- Associated Press - Thursday, January 6, 2011

ABIDJAN, Ivory Coast | The man recognized as the winner of Ivory Coast’s recent presidential election called Thursday for West African special forces to remove Ivory Coast’s incumbent president, Laurent Gbagbo, in a commando operation.

Speaking at a hotel guarded by U.N. peacekeepers, Alassane Ouattara told the Associated Press that Mr. Gbagbo’s location can be quickly identified by a team of elite troops because he “is essentially at his residence or at the presidential palace.”

The Economic Community of West African States (ECOWAS) has threatened military action, but in recent days African leaders have shied away from making a commitment, fearing mass casualties and a possible return to civil war.

In the AP interview, Mr. Ouattara addressed those concerns, saying that if the West African nations “do send in special forces with the objective of removing Mr. Gbagbo he will be removed, without much damage.”

He said elite forces previously have carried out similar operations in Latin America and Africa “to remove the person who is the problem.”

Mr. Ouattara spoke to AP on the lawn of the lagoon-side hotel where he and his staff have been living under protection of U.N. peacekeepers since the disputed election.

Nigeria, Africa’s most populous nation and the strongest of ECOWAS’ 15 members, has a large military and the kind of special forces soldiers Mr. Ouattara is calling for.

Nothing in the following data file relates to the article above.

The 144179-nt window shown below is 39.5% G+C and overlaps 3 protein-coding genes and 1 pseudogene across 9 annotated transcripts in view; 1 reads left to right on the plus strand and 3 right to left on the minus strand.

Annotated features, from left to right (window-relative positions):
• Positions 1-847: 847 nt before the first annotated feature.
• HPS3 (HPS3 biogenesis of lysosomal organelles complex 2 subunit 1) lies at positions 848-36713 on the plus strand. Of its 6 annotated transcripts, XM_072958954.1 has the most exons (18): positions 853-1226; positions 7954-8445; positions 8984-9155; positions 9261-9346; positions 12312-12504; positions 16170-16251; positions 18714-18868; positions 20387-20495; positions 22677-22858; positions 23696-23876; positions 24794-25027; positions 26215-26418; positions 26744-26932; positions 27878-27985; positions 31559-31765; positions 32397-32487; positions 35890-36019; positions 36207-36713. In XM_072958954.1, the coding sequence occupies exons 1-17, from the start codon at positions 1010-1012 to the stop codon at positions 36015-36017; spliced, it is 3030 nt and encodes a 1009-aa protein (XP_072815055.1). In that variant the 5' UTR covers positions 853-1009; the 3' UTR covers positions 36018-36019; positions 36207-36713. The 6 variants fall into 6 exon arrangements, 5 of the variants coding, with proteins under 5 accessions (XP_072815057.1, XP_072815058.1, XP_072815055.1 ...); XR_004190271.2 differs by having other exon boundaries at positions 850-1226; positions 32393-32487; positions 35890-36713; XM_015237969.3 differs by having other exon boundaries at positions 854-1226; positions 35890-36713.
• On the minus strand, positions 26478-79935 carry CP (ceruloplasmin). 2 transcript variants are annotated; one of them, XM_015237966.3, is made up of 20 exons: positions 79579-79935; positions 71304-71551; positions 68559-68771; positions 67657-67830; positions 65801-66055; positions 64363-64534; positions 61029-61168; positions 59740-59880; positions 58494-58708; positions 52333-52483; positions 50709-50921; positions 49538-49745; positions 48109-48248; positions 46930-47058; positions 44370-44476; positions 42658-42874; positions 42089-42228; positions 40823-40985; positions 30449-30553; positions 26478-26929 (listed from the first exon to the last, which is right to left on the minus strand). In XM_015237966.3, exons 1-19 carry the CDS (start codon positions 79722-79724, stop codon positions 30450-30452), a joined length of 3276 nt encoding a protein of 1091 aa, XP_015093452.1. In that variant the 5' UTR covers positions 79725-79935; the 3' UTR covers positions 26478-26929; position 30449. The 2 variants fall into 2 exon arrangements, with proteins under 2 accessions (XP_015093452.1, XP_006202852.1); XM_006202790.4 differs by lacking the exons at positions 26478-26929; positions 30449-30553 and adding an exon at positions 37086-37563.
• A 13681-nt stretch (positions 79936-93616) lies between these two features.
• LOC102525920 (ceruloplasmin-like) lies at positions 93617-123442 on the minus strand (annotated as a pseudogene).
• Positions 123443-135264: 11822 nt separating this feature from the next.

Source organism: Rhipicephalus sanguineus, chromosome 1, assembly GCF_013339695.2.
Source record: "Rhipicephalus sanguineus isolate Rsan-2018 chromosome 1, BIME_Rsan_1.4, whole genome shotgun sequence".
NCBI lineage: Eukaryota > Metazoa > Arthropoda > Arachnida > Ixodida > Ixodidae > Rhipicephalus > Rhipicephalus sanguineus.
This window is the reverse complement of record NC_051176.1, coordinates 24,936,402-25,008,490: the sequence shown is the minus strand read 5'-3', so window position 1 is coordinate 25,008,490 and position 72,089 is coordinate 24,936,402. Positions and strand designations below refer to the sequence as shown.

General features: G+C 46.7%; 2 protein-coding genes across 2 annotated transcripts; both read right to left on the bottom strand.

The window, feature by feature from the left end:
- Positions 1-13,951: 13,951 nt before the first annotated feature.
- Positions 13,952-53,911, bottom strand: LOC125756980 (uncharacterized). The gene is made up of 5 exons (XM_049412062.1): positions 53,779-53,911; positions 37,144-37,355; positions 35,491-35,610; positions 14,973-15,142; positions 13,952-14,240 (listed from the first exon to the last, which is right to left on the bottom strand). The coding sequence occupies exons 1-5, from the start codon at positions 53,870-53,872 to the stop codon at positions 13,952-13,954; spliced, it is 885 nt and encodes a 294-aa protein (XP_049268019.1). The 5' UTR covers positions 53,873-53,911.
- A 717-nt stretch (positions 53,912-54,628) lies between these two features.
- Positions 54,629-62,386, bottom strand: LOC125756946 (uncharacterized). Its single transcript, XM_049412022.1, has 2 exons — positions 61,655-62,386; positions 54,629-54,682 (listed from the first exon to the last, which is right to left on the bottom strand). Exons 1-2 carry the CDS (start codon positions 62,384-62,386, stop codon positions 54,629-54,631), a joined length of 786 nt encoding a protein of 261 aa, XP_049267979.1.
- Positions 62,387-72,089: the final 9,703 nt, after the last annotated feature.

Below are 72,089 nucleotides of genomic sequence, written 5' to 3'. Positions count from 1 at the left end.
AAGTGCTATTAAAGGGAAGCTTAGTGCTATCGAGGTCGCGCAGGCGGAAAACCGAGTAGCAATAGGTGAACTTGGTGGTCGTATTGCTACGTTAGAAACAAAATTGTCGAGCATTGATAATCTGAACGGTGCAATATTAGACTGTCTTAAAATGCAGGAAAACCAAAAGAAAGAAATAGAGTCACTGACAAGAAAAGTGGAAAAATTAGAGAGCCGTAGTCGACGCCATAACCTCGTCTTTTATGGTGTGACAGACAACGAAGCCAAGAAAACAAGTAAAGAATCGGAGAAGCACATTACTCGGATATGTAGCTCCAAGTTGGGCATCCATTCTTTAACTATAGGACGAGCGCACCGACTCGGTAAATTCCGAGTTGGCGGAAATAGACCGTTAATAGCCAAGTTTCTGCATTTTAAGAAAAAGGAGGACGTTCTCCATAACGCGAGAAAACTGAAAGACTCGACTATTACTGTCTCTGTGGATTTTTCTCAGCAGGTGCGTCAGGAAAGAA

But participation of Nigerian commandos would require the approval of Nigerian President Goodluck Jonathan, who as recently as Tuesday said more time is needed to resolve the Ivory Coast standoff.

Some analysts question whether ECOWAS could carry out any military operation in Ivory Coast without a full-scale invasion and civilian casualties. The African Union’s envoy to Ivory Coast said Wednesday that a military ouster should be only a last resort.

At a pro-Gbagbo rally, one of the incumbent’s closest associates warned on Wednesday that any attempt to remove the 65-year-old Mr. Gbagbo by force will lead to war.

“We need to avoid that the Third World War begins in Ivory Coast. … No army in the world can come in and remove our president. It’s not in Abidjan that such a thing will happen,” said Charles Ble Goude, who heads the Young Patriots, a militialike organization.

Mr. Ouattara maintains that if ECOWAS carries out a military operation, it would not take much time or many resources and that Mr. Gbagbo would cave in immediately.

“I know Mr. Gbagbo,” Mr. Ouattara said. “If he sees that ECOWAS troops are coming to capture him, believe me, he will start running away. I know him well. He does not have the courage to face those type of situations.”


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